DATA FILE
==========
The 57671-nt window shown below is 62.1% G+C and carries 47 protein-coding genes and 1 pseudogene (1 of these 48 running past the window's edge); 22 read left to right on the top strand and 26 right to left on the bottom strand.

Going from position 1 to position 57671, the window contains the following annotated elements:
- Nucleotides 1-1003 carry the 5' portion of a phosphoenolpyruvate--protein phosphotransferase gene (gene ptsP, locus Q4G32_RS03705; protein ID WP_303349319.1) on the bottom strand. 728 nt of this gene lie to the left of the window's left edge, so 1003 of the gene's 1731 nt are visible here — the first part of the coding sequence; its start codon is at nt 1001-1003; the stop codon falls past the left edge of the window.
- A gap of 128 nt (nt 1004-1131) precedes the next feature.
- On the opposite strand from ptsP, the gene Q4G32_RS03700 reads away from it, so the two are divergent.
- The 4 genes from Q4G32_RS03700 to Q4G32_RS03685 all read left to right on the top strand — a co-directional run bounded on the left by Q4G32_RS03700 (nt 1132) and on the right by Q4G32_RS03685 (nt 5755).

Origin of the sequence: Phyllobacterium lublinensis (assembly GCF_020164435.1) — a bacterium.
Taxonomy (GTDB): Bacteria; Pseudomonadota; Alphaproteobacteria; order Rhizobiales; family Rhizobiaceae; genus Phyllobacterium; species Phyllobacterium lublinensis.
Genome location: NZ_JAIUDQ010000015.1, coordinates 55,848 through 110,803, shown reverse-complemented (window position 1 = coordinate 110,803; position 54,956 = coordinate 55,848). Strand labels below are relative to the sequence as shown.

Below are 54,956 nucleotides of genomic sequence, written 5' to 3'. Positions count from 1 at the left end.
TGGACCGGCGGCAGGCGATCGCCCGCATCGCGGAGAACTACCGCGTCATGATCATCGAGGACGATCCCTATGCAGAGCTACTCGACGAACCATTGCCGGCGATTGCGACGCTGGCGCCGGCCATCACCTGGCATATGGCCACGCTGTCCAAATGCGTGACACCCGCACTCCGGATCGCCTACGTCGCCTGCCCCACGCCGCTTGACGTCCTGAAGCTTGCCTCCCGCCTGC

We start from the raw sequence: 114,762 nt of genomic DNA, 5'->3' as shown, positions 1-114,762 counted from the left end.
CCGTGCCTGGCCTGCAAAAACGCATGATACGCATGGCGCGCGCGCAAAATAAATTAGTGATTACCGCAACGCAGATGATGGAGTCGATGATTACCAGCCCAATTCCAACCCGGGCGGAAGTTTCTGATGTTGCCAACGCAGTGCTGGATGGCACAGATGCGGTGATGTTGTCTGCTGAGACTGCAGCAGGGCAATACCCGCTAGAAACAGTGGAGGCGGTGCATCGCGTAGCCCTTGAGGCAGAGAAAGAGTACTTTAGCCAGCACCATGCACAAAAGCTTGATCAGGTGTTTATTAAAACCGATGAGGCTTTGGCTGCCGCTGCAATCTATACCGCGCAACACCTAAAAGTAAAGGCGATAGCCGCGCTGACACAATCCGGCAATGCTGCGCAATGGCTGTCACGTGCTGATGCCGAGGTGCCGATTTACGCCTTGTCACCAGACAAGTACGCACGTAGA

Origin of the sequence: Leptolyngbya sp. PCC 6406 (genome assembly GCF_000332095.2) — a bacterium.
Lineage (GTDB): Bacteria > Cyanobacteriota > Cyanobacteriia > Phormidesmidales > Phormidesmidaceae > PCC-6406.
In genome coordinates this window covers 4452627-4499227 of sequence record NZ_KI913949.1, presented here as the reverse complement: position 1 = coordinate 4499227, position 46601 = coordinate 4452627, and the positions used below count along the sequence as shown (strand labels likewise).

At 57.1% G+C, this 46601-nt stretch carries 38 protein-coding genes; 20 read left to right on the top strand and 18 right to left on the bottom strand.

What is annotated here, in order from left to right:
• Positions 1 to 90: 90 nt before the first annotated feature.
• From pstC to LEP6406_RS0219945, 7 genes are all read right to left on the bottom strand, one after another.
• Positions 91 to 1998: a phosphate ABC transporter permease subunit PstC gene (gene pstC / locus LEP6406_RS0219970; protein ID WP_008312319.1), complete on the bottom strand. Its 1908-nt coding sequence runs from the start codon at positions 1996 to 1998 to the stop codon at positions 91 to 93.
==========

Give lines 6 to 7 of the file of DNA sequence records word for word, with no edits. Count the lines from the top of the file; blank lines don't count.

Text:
- The 4 genes from Q4G32_RS03700 to Q4G32_RS03685 all read left to right on the top strand — a co-directional run bounded on the left by Q4G32_RS03700 (nt 1132) and on the right by Q4G32_RS03685 (nt 5755).

Origin of the sequence: Phyllobacterium lublinensis (assembly GCF_020164435.1) — a bacterium.